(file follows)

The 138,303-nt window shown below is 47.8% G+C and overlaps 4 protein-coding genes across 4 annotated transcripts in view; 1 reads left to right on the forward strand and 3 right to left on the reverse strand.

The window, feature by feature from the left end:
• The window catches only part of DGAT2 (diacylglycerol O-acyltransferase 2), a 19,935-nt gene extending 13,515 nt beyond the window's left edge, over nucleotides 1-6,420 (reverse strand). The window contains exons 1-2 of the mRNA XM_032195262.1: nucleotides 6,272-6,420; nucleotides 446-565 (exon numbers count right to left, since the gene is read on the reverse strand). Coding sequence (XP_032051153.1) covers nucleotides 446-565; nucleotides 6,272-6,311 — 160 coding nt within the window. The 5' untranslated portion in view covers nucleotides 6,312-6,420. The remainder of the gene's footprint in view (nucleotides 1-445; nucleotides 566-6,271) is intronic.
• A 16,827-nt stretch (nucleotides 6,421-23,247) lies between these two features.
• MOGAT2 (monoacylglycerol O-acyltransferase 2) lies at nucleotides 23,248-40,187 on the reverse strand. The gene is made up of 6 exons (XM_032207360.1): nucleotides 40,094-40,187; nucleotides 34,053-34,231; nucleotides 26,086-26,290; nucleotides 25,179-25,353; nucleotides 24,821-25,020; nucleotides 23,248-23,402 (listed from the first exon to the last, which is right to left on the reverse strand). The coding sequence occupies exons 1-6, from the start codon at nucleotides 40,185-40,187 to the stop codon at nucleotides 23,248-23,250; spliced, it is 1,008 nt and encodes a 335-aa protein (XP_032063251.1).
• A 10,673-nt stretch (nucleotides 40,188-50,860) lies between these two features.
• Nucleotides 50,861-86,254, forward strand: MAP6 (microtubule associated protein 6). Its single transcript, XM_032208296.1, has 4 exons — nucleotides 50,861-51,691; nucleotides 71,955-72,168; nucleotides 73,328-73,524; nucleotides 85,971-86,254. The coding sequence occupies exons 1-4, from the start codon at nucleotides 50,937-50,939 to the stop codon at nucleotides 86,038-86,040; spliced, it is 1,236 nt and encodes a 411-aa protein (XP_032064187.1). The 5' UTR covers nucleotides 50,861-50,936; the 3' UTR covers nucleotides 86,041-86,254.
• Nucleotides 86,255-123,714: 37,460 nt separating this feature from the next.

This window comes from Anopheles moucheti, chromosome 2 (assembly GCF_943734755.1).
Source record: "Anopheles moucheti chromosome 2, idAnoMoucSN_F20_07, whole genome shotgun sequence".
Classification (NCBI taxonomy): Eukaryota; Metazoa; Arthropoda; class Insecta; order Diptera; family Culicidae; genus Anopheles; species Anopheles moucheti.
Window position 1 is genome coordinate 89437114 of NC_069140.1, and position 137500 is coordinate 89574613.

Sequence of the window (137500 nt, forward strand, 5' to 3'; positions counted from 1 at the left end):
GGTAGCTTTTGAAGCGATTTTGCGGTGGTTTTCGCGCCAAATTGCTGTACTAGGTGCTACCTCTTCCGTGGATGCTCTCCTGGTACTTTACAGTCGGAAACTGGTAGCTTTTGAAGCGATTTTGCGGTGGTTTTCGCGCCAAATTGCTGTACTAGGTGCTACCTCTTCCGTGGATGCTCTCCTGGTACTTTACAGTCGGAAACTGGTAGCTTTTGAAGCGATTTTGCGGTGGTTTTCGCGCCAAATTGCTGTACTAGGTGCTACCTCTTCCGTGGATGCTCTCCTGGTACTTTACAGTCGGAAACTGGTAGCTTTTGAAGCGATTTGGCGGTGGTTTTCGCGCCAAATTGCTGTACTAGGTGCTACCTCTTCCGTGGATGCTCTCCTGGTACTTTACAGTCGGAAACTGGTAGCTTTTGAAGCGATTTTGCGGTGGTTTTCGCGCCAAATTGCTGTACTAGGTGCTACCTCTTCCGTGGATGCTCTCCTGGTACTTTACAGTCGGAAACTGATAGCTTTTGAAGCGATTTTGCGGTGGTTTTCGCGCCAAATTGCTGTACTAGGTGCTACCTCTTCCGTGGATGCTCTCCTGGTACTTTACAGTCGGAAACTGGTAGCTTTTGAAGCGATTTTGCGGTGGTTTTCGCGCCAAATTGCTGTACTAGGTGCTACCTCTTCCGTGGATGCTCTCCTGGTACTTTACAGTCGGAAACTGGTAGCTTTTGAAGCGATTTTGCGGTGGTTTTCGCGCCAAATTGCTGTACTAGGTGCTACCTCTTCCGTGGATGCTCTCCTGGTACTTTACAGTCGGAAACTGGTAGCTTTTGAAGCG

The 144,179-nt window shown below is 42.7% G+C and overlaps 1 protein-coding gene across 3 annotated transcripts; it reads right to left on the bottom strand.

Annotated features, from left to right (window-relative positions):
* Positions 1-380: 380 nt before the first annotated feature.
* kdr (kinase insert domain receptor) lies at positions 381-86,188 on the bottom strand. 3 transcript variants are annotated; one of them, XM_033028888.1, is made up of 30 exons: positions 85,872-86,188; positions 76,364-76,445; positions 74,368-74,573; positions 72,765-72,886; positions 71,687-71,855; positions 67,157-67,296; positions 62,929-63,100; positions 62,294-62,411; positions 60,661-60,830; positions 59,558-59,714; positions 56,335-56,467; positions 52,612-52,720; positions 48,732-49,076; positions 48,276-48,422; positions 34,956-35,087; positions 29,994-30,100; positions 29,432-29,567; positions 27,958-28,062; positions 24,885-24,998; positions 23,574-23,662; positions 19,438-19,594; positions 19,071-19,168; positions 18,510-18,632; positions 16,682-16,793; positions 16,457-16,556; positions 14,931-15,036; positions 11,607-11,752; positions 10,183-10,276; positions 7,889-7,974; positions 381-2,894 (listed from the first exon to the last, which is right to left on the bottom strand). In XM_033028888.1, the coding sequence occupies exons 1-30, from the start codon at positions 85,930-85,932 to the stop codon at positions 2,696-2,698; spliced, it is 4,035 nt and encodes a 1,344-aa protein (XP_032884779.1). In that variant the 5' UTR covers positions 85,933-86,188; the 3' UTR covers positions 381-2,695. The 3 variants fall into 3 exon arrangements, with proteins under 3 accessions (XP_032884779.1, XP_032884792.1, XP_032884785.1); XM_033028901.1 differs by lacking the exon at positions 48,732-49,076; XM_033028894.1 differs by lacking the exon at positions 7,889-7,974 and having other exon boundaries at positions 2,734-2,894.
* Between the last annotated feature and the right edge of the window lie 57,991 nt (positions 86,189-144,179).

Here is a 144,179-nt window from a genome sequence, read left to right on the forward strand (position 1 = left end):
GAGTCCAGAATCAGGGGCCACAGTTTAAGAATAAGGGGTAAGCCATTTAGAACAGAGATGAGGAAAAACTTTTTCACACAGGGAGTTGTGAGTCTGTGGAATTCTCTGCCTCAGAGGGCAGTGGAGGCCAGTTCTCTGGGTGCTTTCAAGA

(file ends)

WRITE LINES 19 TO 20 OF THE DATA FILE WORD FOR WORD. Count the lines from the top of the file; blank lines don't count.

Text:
* Between the last annotated feature and the right edge of the window lie 57,991 nt (positions 86,189-144,179).

Here is a 144,179-nt window from a genome sequence, read left to right on the forward strand (position 1 = left end):